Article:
Mount Carmel takes on virtual learning

Several+students+in++Mr.+Jerrold+Blew%E2%80%99s+Period+4+Pre-calculus+class+attend+remotely+this+trimester.

Daniel

Several students in Mr. Jerrold Blew’s Period 4 Pre-calculus class attend remotely this trimester.

As the 2020-21 school year began,  99 out of 600 students chose remote learning for the first trimester. Senior Theology teacher Dan Burke understands why.

“I was hesitant (myself) to start the school year in-person, so I completely understand why some families have made the choice to do remote learning for the beginning of the year.”

However, unlike the e-learning that all students experienced in the spring, when teachers posted assignments but did not require students always to be on-line, the remote learning students now must log into their classes through Zoom or Google Meets each day.  They follow the same schedule as those students who are present in the classroom.

So far, according to Principal Scott Tabernacki, the program is going well, with 98 percent daily attendance. However, the dual challenge of teaching students in class and on-line has its challenges, including log-in errors or wifi disconnections.

On the positive side, the fact that Mount Carmel students and teachers are able to stay connected despite the challenges f a pandemic points to the school’s embrace of technology.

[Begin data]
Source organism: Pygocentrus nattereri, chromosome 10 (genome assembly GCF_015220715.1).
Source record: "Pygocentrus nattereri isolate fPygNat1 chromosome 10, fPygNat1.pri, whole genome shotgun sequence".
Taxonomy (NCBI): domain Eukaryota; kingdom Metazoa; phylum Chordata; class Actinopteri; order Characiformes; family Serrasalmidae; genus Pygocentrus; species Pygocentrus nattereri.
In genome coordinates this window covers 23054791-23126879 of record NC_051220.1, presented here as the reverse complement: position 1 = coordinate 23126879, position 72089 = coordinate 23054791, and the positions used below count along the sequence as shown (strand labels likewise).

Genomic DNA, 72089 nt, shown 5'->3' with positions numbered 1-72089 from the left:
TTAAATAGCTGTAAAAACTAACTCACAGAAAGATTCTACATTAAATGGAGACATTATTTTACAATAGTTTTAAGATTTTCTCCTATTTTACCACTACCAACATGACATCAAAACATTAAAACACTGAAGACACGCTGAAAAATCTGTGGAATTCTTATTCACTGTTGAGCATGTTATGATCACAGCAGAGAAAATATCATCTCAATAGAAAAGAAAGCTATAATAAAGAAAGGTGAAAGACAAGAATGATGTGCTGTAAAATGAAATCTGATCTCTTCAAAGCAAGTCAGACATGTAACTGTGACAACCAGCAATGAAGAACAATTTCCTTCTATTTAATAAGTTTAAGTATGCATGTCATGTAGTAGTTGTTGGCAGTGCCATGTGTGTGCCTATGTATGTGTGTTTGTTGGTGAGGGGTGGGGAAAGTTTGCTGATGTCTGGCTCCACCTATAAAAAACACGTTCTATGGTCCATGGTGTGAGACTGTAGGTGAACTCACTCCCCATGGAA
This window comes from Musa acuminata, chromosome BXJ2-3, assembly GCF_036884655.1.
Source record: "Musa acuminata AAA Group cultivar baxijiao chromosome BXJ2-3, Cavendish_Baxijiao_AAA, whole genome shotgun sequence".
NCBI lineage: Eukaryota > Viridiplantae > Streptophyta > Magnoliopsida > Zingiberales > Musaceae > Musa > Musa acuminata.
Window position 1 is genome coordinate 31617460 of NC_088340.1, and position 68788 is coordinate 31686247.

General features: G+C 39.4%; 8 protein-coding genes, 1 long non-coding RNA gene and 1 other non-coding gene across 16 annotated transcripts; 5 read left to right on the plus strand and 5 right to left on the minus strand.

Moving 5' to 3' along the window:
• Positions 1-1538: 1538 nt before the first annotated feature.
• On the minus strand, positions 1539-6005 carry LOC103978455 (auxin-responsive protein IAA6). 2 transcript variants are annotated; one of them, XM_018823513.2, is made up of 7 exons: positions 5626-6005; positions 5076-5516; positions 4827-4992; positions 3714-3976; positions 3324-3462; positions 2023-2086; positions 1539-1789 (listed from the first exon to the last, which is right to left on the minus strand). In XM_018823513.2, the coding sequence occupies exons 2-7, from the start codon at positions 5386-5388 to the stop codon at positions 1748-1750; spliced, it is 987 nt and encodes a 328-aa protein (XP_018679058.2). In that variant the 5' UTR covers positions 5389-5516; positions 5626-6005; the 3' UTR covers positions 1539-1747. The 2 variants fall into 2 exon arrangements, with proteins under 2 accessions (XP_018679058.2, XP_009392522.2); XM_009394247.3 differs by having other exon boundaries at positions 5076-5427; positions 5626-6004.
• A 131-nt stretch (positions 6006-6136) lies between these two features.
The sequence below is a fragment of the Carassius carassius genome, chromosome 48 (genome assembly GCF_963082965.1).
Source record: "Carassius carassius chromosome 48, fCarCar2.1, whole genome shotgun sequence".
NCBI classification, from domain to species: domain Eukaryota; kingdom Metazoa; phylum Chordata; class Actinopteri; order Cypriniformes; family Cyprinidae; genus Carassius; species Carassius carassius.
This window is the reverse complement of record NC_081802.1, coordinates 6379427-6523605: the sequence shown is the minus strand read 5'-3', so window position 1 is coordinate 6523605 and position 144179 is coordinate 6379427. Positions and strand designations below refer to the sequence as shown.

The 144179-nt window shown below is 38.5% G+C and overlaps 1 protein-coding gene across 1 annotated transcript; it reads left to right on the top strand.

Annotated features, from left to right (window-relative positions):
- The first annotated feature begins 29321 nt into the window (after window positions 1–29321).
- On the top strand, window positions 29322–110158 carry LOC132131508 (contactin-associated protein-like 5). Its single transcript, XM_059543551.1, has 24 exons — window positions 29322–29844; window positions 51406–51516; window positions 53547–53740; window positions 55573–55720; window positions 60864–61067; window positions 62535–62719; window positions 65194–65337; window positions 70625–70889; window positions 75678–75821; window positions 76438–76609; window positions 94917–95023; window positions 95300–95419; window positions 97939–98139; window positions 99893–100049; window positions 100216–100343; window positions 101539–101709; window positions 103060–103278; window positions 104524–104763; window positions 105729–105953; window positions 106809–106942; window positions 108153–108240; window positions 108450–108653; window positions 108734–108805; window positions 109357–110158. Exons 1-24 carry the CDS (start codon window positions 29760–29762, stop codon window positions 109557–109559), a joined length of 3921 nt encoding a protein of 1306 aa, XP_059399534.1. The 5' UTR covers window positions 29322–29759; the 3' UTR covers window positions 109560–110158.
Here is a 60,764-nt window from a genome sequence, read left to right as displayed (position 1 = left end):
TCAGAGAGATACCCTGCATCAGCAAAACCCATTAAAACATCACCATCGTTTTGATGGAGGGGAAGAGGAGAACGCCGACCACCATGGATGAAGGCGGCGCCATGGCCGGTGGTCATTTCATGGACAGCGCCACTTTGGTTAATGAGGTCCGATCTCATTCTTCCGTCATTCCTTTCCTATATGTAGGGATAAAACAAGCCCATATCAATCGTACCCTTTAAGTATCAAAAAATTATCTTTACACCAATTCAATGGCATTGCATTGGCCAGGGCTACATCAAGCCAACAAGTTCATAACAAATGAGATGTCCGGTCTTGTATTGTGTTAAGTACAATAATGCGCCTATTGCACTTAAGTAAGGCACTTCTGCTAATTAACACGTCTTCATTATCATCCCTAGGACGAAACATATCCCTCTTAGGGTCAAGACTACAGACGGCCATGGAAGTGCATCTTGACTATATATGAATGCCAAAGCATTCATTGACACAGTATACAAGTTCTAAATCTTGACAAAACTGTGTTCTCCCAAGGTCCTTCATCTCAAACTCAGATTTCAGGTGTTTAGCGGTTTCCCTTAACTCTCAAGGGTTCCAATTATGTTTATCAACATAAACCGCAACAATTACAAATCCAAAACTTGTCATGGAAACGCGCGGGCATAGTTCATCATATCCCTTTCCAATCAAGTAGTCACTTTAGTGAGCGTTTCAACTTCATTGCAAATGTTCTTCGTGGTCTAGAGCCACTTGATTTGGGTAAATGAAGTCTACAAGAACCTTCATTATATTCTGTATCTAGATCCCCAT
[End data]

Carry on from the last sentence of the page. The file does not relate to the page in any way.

Senior English teacher Manny Medina acknowledged both the challenges of remote learning, and the progress the school is making.

“I think our e-learning was a huge challenge for students and faculty in the beginning. Many of the teachers had to completely change their plans and students had to deal with a whole new set of expectations. I think through trial and error, we will successfully complete the school year.”

Medina also recalls that there were hidden benefits to the sudden shift to e-learning that the school was forced to take last spring.

“I think that it may have been one of the best real life experiences for the seniors advancing into college. In my experience, hybrid learning seems to be where higher education is moving.”

Most of all, Medina is proud of the school’s ability to react in the face of unexpected challenges.

“Overall, I think it showed our ability to adjust in times of uncertainty. I am proud of what we did.”

One of the approximately 100 students who has chosen remote learning, senior Ryan Thomas, sees the option as personally beneficial.

“I feel like sometimes at school I get overwhelmed, and at home I feel more relaxed.”

With an active extra-curricular schedule this has been helpful for Ryan to be able to get to hockey practice directly from home and make the most of his time with study hours.

Senior Trevor Nordstrom attends classes on-campus, but likes that Mount Carmel offers e-learning for students that need the safe space of home for their family members health or their own.

“If they feel safe, then that’s what they should do.”

Mount Carmel has accomplished a successful online and on-campus model of teaching during COVID-19 and will continue to keep the safety of the students and families as a top priority.

Print Friendly, PDF & Email